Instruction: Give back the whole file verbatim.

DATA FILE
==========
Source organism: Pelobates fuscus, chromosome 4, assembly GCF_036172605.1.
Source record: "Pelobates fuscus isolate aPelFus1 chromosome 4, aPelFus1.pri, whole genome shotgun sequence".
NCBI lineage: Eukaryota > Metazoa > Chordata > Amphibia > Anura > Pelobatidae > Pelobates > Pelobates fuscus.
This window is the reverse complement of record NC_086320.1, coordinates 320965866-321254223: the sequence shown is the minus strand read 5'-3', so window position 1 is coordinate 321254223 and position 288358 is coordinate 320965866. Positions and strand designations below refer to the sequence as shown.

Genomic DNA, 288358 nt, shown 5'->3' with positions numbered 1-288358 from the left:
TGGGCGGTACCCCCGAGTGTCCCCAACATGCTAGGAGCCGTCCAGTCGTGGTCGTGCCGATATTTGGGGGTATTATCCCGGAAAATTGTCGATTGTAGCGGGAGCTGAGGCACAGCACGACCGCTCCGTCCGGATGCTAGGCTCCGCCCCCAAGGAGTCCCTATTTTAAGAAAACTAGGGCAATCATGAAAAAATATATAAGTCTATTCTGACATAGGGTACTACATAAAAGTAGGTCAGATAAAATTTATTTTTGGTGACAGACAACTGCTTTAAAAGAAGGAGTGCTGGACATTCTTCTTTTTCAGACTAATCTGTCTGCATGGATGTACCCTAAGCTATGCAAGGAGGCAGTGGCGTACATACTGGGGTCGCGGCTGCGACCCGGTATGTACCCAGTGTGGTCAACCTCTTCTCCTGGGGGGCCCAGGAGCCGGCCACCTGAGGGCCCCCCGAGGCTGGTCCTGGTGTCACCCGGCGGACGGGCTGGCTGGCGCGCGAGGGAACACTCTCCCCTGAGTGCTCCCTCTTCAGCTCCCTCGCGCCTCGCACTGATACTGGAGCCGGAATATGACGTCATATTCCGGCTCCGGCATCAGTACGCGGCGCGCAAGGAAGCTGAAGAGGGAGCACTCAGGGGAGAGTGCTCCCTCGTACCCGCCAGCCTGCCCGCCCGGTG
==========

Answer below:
Source organism: Pelobates fuscus, chromosome 4, assembly GCF_036172605.1.
Source record: "Pelobates fuscus isolate aPelFus1 chromosome 4, aPelFus1.pri, whole genome shotgun sequence".
NCBI lineage: Eukaryota > Metazoa > Chordata > Amphibia > Anura > Pelobatidae > Pelobates > Pelobates fuscus.
This window is the reverse complement of record NC_086320.1, coordinates 320965866-321254223: the sequence shown is the minus strand read 5'-3', so window position 1 is coordinate 321254223 and position 288358 is coordinate 320965866. Positions and strand designations below refer to the sequence as shown.

Genomic DNA, 288358 nt, shown 5'->3' with positions numbered 1-288358 from the left:
TGGGCGGTACCCCCGAGTGTCCCCAACATGCTAGGAGCCGTCCAGTCGTGGTCGTGCCGATATTTGGGGGTATTATCCCGGAAAATTGTCGATTGTAGCGGGAGCTGAGGCACAGCACGACCGCTCCGTCCGGATGCTAGGCTCCGCCCCCAAGGAGTCCCTATTTTAAGAAAACTAGGGCAATCATGAAAAAATATATAAGTCTATTCTGACATAGGGTACTACATAAAAGTAGGTCAGATAAAATTTATTTTTGGTGACAGACAACTGCTTTAAAAGAAGGAGTGCTGGACATTCTTCTTTTTCAGACTAATCTGTCTGCATGGATGTACCCTAAGCTATGCAAGGAGGCAGTGGCGTACATACTGGGGTCGCGGCTGCGACCCGGTATGTACCCAGTGTGGTCAACCTCTTCTCCTGGGGGGCCCAGGAGCCGGCCACCTGAGGGCCCCCCGAGGCTGGTCCTGGTGTCACCCGGCGGACGGGCTGGCTGGCGCGCGAGGGAACACTCTCCCCTGAGTGCTCCCTCTTCAGCTCCCTCGCGCCTCGCACTGATACTGGAGCCGGAATATGACGTCATATTCCGGCTCCGGCATCAGTACGCGGCGCGCAAGGAAGCTGAAGAGGGAGCACTCAGGGGAGAGTGCTCCCTCGTACCCGCCAGCCTGCCCGCCCGGTG